"We've kind of reached the point that we just hope that we can hold our own and keep funding where it is in this very difficult economic time," Emert said.
In September, the board sent Brownback a recommended $47.1 million in additional funding, which would be about a 6.2 percent increase.
Brownback will work on a state budget later this month to present to the Legislature when the 2013 session starts in January.
Brownback's administration has told state agencies to prepare for tight budgets, and has directed them to include a 10 percent cut in their spending requests for the next fiscal year, which starts July 1.
And the most recent revenue estimates show the state faces a $327 million revenue shortfall, mostly because of tax cuts Brownback signed into law.
The state is decreasing its individual income tax rates for 2013, with the top rate dropping to 4.9 percent from 6.45 percent. Also, the state will exempt the owners of 191,000 partnerships, sole proprietorships and other businesses from income taxes.
Included in the proposed $47.1 million increase in higher education funding is $2.8 million to improve the Wichita campus of the Kansas University School of Medicine, and $1 million as part of a proposed $30 million in state funds to pay for a new health education building at the KU Medical Center in Kansas City, Kan.
Also part of the higher ed wish list is a 1 percent pay increase for the 18,000 employees working on university campuses.
KU Chancellor Bernadette Gray-Little said Brownback made it clear that any increase in the base funding for higher education was probably not going to happen.
But Gray-Little said she was encouraged by Brownback's re-stated belief in the importance of higher education and "the value and ability of higher education to make a contribution, specifically to job creation, training highly skilled workers, and providing the intellectual energy for the kinds of things that need to happen here in Kansas."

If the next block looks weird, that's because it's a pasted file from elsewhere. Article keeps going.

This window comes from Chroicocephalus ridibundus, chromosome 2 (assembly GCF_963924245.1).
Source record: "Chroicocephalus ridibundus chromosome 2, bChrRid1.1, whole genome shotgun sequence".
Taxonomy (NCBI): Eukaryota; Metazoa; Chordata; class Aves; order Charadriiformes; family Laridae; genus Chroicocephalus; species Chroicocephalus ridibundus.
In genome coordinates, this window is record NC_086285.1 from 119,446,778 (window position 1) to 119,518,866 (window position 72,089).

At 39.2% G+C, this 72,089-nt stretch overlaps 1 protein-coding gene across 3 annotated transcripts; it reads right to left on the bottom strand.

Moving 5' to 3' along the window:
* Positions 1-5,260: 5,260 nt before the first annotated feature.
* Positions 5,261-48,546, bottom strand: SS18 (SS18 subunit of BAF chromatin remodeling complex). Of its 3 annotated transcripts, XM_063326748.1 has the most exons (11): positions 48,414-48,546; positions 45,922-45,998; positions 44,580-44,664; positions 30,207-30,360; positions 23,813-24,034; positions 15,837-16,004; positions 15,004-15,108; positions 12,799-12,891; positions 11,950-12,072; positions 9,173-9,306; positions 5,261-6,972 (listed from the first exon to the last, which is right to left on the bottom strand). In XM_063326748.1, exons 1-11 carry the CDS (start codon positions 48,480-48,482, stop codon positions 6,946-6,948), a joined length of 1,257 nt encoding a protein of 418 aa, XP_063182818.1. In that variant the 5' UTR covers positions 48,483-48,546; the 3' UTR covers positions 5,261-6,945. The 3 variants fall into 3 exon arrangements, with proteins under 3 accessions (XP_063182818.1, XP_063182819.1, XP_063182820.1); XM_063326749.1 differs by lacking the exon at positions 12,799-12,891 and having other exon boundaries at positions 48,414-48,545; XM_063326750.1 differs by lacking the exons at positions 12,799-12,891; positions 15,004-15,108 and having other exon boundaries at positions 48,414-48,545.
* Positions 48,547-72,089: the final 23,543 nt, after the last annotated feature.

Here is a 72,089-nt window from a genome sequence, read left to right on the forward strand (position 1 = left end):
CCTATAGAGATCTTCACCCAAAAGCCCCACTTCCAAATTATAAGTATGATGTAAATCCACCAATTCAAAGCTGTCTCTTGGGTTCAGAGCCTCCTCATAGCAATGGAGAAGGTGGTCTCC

In his comments, Brownback also said he sees opportunities for the state to benefit from the federal government's fiscal problems.
With the federal government's lack of resources, Brownback said the state is negotiating with the feds on Kansas taking a more active role in securing ownership in intellectual properties that spin off the proposed National Bio and Agro-Defense Facility.
He also said the state is negotiating to purchase water storage in federal reservoirs. And he said the state should also investigate whether it could offer to take over some of the prison and military training services at Fort Leavenworth.
"The feds are in a negotiating mood. They need to be because they are out of money," he said.
Asked later where the state, which is projected to see tax revenues drop sharply because of the tax cuts, would come up with the money to do this, Brownback said, "You got to prioritize."
He also said Kansas should become the intellectual center to develop policies to combat human trafficking.
And he called on higher education institutions to produce more entrepreneurs. "We don't have enough start ups in Kansas," he said. "We are toying with the idea of how can you pay the system to encourage more start ups."